Mazda Tribute Review
The Mazda Tribute was a compact SUV known for its practical packaging, agile handling, surprising V6 performance and solid value. As a crossover SUV, it was more of a truck masquerading as a car than vice-versa in people packaging, although it also combined all-weather driving utility with a friendly, easy-to-drive character. Introduced for 2001, Mazda marketed the Tribute as the Miata of SUVs, and we found the claim not far off the mark. As with its mechanical twin the Ford Escape, the Tribute featured the most powerful V6 engine in its class and could haul up to five passengers and their gear in a practical, space-efficient cabin.
While our editors found the Mazda Tribute to be one of the best small SUVs on the market when it was introduced, age and plenty of newer competitors dropped its standing considerably. After a one-year hiatus, the Tribute returned with new styling and a snazzier interior. However, its underpinnings remained virtually unchanged, leaving the Tribute still behind other compact SUVs, including the carlike Mazda CX-7. Much like the Ford Escape that it closely resembles, the Mazda Tribute began life as a smaller sort of Ford Explorer only to be supplanted by a more carlike breed of crossover.
After 2011, Mazda discontinued the Tribute and effectively replaced it with the more modern and efficient CX-5.
Most Recent Mazda Tribute
Built from 2008 through 2011, the second-generation Mazda Tribute was offered as the four-cylinder "i" and six-cylinder "s" models, which were each available in three trims: Sport, Touring and Grand Touring. All-wheel drive was optional on all trims.
Although nearly identical mechanically to the previous-generation model, this Tribute received significant changes to its styling and interior. The latter in particular was greatly improved, with much better materials. Its design and switchgear were consistent with Ford products, however. Initially, this revised Tribute came with the same engine choices as before, which were the 153-horsepower 2.3-liter four-cylinder and 200-hp 3.0-liter V6, with both running through a four-speed automatic transmission.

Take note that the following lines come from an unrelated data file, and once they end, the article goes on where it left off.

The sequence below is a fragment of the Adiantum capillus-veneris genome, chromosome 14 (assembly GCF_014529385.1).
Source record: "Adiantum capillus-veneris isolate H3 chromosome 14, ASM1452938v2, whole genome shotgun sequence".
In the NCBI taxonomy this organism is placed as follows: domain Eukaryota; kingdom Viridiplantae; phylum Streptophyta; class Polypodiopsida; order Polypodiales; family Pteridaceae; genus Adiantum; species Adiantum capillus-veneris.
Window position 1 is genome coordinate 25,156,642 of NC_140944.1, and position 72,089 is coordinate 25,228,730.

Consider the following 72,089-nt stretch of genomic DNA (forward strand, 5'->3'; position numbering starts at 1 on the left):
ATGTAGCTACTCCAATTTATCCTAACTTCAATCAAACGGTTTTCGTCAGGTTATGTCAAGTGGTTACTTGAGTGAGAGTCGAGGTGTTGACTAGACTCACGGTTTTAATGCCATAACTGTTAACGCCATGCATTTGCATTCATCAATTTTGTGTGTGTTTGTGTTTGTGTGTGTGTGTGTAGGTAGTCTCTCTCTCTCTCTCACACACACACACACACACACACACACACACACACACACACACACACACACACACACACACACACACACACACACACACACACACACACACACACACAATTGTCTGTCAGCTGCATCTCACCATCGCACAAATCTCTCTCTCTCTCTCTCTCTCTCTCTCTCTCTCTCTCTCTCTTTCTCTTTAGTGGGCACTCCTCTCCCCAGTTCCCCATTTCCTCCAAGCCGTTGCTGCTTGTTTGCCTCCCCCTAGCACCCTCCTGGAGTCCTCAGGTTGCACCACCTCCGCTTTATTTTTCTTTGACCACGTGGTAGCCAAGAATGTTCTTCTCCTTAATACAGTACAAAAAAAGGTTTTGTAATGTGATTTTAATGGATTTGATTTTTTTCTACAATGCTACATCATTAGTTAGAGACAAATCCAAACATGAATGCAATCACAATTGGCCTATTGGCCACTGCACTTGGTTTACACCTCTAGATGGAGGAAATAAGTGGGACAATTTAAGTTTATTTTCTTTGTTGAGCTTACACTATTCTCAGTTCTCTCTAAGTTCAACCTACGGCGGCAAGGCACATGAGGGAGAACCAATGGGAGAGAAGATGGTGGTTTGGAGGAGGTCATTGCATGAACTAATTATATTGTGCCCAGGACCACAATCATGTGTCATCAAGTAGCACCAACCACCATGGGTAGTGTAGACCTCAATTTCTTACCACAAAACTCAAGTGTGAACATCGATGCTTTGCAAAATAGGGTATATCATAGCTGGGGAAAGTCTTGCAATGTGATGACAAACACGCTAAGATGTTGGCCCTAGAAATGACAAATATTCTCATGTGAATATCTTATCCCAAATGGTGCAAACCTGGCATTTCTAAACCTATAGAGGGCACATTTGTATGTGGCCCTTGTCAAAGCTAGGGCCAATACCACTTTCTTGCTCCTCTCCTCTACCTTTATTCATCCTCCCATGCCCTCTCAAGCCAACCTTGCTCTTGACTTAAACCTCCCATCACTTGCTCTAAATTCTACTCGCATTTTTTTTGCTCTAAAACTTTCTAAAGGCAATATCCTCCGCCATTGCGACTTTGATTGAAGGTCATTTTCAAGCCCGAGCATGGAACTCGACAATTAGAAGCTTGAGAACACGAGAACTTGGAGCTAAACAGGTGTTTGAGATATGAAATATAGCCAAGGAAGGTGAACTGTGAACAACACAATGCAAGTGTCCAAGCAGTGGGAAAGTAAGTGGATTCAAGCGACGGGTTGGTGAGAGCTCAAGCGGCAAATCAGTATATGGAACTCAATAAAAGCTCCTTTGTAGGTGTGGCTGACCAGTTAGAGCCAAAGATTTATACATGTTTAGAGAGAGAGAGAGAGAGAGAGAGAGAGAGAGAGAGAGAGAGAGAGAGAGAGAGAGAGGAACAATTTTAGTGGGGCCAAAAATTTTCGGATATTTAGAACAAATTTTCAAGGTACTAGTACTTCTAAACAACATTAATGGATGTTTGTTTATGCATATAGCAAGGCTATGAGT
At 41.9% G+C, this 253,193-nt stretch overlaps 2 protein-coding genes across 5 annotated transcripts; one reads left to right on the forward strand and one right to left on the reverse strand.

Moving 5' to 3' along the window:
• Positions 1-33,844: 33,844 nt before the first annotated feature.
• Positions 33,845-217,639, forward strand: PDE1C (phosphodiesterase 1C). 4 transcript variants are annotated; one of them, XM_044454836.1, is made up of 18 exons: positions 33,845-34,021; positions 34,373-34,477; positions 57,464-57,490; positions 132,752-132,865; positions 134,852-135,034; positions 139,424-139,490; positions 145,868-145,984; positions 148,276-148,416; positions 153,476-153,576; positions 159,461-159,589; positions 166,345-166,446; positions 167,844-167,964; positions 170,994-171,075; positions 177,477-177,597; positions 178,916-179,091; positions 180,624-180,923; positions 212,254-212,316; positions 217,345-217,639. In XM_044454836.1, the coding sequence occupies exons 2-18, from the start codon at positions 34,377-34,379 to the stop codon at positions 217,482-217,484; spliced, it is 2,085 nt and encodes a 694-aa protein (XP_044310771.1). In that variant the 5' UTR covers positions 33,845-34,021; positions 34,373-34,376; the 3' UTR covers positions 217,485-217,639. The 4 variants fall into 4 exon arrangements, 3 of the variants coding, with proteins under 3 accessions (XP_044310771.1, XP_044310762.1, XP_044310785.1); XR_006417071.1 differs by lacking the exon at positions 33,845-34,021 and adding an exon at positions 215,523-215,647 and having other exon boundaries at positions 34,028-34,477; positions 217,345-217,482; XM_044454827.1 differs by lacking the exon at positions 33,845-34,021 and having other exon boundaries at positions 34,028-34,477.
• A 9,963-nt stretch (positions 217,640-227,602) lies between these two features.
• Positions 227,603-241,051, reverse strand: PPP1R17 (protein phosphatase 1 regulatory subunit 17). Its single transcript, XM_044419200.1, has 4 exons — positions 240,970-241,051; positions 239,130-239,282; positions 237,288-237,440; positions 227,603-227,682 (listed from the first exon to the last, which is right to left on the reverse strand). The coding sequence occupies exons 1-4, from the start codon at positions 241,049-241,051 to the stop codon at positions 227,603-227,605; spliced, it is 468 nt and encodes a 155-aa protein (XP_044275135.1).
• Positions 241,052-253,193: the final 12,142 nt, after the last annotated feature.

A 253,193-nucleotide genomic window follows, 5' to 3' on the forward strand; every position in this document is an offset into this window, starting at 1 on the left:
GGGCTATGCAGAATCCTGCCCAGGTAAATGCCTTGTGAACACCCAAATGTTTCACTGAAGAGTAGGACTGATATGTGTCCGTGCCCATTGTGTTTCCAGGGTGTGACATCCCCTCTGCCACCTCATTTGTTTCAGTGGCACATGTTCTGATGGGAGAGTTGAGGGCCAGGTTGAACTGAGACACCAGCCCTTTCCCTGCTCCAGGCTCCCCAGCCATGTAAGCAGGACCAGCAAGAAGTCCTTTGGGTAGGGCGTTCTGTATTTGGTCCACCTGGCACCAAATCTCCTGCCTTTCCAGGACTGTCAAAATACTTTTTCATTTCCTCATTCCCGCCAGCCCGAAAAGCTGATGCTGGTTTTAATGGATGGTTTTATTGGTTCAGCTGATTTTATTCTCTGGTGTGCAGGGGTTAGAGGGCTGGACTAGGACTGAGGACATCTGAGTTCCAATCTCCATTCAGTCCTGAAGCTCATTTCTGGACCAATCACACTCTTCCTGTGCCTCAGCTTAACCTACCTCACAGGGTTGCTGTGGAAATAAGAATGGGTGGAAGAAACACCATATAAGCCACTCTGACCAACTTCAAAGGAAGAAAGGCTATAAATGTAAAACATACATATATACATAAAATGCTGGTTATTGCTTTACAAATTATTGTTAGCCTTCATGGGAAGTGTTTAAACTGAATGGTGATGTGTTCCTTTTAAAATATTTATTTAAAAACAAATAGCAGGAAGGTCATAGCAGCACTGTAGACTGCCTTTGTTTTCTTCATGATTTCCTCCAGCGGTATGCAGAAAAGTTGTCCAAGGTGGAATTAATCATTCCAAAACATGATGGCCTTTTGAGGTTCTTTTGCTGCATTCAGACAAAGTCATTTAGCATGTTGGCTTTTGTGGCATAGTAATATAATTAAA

The following year brought big improvements in the powertrain department, with a choice of either a 171-hp 2.5-liter four-cylinder or a 240-hp 3.0-liter V6, both coupled to a six-speed automatic transmission (except in the i Sport 2WD, which had a five-speed manual). In addition to the standard models, a hybrid model dubbed the Tribute HEV was also available and, as expected, proved to be a virtual twin of the Ford Escape Hybrid. The HEV earned a combined fuel economy estimate as high as 32 mpg.
Handling was respectable, with the Tribute cornering with a controlled amount of body roll and proving composed in quick transitions. The ride was relatively smooth as well, making this SUV a suitable choice for commuting or hauling the family around. However, its trucklike, utility-style packaging didn't match up against a generation of new carlike competitors with more luxurious interior treatments, higher refinement and superior driving dynamics. As such, although a used Tribute would still be a good choice, we'd encourage consumers to consider its rivals as well.
Past Mazda Tribute Models
The Mazda Tribute was originally introduced in 2001, and there were relatively minor changes made over the next few years until the significant 2008 refresh. The Tribute was offered in DX, DX V6, LX V6 and ES V6 trim levels until 2005, when the i and s trims replaced them. These designations represented the engine choice. The 2005 model change also saw a minor exterior face-lift, a revised suspension and the debut of the more powerful 153-hp 2.3-liter four-cylinder engine. Previously, the base engine was a 2.0-liter inline-4 that made a paltry 130 hp. The bigger engine was always the 200-hp 3.0-liter V6.
Functional and space-efficient on the inside, practical and tough on the outside and generally fun to drive wherever life took it, the Mazda Tribute was always one of our favorite compact SUVs when it came to utility. If you're looking at this Tribute, we'd recommend a V6-powered version (particularly for pre-2005 vehicles), despite its thirst for fuel, as the four-cylinder is a pretty anemic performer. It should also be noted that the interior isn't nearly as nice as that of the second-generation model.
Read the most recent 2011 Mazda Tribute review.
If you are looking for older years, visit our used Mazda Tribute page.
For more on past Mazda Tribute models, view our Mazda Tribute history page.